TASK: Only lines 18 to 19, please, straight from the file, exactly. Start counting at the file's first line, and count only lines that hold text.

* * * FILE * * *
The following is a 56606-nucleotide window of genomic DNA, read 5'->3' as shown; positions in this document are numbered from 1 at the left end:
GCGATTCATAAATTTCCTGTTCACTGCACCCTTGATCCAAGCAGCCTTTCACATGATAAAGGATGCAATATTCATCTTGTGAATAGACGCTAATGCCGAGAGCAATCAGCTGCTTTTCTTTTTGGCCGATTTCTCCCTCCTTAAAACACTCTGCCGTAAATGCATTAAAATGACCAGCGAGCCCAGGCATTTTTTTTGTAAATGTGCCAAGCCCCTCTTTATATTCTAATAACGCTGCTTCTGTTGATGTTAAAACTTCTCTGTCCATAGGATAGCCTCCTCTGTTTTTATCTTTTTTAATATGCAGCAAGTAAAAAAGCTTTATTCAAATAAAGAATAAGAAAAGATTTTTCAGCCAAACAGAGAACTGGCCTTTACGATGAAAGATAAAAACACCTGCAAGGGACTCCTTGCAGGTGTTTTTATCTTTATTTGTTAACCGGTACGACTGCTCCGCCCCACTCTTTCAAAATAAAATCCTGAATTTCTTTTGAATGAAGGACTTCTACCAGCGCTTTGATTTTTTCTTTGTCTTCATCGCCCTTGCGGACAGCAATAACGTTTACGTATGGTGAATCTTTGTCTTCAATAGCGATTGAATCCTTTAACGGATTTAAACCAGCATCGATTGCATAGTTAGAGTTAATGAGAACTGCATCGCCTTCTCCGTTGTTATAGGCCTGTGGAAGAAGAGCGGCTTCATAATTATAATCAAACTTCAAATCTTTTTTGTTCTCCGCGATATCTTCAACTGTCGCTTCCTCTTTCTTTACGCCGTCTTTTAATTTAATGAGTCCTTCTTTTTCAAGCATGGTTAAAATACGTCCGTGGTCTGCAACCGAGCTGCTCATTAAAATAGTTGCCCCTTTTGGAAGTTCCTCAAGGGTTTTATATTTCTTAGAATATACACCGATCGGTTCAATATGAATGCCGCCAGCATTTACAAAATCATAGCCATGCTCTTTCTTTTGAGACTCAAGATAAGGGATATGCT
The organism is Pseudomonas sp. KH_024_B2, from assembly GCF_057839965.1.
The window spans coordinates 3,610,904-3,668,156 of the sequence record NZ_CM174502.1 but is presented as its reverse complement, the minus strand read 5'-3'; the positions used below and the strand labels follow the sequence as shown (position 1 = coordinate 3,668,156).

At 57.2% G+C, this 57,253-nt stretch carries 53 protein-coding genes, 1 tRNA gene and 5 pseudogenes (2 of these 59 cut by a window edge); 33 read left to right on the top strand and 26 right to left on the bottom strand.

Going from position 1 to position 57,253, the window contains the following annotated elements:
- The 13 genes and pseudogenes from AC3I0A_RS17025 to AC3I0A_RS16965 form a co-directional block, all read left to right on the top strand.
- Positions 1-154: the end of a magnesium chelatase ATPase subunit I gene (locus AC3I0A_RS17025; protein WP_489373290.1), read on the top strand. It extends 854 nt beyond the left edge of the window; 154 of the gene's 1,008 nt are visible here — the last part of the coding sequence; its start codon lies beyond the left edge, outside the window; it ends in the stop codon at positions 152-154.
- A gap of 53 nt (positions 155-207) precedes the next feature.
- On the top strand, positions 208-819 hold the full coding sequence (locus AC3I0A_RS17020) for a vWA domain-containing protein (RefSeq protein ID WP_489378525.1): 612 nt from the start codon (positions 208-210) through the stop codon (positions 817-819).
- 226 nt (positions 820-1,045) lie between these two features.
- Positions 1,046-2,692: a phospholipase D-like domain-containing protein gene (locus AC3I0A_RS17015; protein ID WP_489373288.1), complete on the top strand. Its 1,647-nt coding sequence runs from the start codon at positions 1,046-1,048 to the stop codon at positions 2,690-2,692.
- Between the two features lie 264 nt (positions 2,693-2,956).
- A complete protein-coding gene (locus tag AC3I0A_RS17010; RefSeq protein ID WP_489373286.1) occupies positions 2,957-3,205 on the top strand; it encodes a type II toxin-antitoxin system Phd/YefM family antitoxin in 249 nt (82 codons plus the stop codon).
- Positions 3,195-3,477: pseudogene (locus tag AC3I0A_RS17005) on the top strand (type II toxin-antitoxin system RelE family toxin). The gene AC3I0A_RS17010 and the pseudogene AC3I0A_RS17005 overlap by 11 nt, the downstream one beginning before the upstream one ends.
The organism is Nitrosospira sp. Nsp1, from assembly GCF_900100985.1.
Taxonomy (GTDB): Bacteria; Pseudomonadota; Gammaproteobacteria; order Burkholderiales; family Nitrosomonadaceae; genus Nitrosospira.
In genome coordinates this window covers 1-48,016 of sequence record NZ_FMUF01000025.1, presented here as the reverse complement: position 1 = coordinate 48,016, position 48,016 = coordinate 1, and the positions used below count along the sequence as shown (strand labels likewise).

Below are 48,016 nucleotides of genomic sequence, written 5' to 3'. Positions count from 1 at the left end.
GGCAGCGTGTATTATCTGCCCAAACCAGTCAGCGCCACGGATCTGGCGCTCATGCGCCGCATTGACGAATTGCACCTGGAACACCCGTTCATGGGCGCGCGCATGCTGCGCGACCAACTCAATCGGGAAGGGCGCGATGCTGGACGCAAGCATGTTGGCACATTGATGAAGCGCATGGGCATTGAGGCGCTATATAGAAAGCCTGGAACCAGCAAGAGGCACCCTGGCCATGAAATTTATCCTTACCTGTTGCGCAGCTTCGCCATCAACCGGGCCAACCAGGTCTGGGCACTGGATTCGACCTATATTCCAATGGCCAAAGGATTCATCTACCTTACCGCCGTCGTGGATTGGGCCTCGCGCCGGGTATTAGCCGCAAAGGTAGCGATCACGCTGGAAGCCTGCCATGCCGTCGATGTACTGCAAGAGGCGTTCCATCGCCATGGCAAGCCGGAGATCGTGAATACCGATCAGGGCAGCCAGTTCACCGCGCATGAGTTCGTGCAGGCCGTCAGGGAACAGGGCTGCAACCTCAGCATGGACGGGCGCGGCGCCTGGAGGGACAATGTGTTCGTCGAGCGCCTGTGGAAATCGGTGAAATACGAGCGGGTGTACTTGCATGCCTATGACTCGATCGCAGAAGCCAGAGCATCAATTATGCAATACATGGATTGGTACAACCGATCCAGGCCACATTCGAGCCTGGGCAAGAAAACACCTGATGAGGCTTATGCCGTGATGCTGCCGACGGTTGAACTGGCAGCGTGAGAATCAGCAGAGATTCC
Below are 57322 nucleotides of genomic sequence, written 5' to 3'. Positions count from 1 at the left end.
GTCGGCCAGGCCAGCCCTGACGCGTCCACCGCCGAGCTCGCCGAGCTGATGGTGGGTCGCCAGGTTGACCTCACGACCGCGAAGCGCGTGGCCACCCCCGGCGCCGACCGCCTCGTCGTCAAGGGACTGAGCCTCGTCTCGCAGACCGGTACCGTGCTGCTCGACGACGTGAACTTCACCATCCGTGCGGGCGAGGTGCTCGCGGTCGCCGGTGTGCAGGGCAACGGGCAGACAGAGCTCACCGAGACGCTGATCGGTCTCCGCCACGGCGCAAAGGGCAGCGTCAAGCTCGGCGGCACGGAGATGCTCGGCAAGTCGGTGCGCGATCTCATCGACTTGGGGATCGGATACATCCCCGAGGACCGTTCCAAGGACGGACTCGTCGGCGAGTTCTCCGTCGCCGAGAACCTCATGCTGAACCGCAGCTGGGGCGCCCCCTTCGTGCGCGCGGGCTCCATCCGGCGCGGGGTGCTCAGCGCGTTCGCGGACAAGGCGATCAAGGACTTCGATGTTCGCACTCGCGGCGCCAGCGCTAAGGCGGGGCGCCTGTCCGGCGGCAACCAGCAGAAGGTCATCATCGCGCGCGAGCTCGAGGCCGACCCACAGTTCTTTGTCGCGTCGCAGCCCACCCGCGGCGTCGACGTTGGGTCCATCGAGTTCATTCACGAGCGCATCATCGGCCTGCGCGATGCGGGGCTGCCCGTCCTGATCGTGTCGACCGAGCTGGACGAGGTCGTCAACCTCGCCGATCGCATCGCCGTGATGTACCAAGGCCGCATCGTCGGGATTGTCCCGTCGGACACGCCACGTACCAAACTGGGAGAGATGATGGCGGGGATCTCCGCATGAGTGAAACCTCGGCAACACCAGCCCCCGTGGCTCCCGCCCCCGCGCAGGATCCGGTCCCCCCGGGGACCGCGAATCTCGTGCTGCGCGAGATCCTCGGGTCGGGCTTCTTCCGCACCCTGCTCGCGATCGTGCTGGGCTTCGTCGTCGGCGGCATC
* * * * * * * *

In genome coordinates this window covers 1-48,016 of sequence record NZ_FMUF01000025.1, presented here as the reverse complement: position 1 = coordinate 48,016, position 48,016 = coordinate 1, and the positions used below count along the sequence as shown (strand labels likewise).

Below are 48,016 nucleotides of genomic sequence, written 5' to 3'. Positions count from 1 at the left end.